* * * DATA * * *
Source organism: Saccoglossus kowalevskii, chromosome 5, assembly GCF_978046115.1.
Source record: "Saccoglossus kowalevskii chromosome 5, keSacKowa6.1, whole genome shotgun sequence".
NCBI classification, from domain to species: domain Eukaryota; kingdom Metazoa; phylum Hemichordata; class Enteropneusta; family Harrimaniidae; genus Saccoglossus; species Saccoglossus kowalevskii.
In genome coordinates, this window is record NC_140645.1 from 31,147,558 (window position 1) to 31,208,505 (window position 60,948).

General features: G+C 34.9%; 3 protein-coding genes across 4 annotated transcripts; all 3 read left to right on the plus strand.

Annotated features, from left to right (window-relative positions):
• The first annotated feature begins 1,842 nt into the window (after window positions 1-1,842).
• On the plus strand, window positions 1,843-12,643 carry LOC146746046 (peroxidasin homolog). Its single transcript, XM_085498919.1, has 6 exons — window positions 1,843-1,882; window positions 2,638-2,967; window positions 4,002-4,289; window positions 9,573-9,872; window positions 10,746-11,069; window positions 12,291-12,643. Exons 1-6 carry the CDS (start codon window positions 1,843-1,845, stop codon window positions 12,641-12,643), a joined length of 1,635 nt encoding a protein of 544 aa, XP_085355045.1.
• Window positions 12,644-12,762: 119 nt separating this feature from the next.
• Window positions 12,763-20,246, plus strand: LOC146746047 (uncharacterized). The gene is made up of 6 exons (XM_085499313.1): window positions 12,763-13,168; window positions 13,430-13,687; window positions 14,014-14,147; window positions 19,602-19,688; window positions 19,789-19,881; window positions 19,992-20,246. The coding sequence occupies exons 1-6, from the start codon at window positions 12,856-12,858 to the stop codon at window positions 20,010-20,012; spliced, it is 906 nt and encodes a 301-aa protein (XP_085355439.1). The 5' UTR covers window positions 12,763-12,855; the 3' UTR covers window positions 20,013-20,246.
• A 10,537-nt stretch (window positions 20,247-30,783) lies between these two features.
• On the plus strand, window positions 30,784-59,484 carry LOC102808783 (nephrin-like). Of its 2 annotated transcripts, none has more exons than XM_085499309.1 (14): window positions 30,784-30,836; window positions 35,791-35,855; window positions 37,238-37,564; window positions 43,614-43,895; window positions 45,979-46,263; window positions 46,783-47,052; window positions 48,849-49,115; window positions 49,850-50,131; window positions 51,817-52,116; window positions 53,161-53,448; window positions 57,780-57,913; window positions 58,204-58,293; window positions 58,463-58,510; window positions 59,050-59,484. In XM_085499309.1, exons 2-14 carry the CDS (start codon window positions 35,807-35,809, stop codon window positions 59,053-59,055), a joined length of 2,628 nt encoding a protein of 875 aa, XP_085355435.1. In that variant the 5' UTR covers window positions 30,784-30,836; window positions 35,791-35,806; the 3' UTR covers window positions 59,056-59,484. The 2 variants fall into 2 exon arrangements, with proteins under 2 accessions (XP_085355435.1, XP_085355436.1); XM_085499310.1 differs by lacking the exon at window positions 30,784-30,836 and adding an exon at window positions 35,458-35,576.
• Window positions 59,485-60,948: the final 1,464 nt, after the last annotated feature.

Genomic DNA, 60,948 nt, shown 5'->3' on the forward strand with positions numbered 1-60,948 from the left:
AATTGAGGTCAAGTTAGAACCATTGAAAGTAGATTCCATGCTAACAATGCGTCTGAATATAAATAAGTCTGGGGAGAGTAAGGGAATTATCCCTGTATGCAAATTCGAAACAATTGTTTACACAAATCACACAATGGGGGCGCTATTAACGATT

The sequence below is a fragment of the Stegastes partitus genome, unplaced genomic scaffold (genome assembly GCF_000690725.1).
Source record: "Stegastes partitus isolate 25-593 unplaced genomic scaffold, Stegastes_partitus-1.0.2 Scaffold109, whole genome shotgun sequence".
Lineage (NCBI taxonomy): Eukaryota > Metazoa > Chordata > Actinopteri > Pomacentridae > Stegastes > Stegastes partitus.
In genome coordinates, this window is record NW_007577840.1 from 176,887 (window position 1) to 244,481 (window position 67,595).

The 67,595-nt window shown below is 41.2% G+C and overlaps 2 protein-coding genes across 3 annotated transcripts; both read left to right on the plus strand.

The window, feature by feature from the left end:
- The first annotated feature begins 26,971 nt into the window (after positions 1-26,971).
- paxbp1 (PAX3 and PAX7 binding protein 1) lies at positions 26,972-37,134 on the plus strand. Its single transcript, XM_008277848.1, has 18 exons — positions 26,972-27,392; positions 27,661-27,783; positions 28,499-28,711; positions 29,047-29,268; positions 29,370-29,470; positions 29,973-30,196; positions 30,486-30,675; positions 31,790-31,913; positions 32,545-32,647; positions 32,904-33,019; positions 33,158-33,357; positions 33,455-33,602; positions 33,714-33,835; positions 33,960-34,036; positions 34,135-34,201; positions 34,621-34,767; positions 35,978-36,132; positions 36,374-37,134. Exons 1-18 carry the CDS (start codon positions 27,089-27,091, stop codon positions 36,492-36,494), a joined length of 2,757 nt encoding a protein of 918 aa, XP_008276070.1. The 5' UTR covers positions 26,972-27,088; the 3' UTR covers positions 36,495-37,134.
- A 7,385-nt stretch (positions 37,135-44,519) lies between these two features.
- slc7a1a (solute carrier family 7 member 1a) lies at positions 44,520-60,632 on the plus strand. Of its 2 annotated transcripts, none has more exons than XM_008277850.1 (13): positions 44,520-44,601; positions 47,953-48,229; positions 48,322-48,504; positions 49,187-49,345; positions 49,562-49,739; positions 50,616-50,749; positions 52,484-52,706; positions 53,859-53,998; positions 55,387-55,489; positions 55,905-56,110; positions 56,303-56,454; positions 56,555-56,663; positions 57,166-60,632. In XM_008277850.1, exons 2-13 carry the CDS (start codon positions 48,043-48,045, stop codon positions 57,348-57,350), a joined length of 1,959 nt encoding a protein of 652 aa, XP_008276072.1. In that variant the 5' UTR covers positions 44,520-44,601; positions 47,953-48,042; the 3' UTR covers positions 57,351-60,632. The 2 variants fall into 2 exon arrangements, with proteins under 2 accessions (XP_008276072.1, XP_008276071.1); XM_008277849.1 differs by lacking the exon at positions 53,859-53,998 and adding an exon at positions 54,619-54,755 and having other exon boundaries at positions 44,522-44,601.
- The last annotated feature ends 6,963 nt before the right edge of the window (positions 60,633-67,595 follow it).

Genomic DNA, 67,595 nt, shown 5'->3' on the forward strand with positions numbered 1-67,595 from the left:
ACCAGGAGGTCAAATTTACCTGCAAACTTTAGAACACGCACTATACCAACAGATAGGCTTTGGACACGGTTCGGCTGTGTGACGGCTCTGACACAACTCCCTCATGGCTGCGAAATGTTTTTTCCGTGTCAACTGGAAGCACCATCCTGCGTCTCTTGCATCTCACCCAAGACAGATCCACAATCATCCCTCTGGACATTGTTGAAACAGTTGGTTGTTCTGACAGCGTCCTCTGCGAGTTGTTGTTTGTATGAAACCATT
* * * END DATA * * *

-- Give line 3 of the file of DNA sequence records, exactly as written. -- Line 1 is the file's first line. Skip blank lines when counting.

NCBI classification, from domain to species: domain Eukaryota; kingdom Metazoa; phylum Hemichordata; class Enteropneusta; family Harrimaniidae; genus Saccoglossus; species Saccoglossus kowalevskii.